U.S. Copyright Office definition:
"Copyright refers to the author's (creators of all sorts such as writers, photographers, artists, film producers, composers, and programmers) exclusive right to reproduce, prepare derivative works, distribute copies, and publicly perform and display their works. These rights may be transferred or assigned in whole or in part in writing by the author. Unless otherwise agreed in writing, work created by an employee is usually owned by the employer. "
"Original works of authorship" are copyrightable.
Copyrightable works include:
The following are NOT copyrightable:
x Ideas, procedures, methods, systems, processes, concepts, principles, or discoveries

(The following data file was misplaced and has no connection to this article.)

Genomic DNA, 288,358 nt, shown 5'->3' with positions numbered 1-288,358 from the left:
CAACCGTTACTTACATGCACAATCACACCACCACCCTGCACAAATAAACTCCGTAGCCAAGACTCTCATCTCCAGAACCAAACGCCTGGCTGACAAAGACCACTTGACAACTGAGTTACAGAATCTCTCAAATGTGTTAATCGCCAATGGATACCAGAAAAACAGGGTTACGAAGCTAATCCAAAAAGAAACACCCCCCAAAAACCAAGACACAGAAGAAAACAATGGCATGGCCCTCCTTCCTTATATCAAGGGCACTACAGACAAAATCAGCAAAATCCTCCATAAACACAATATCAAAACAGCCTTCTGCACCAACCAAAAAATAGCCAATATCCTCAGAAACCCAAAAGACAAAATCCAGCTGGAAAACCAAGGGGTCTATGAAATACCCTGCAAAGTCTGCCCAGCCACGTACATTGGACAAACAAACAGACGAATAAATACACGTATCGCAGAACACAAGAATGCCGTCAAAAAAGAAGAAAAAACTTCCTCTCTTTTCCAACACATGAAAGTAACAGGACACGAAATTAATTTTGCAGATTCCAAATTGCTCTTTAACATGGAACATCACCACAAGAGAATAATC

x Works that are not fixed in a tangible form
x Titles, names, short phrases, and slogans
x Familiar symbols or designs
x Mere variations of typographic ornamentation, lettering, or coloring
x Mere listings of ingredients or contents
x Works created by federal government employees as part of their job
For more information, see U.S. Copyright Office, Circular 1.
Copyright protection is automatic when an original work is fixed in a tangible form. Registration is NOT required to confer copyright protection.
According to the U.S. Copyright Office, Circular 1, registration of a copyright has the following benefits:
You can see all of the available CALI lessons related to copyright law here:
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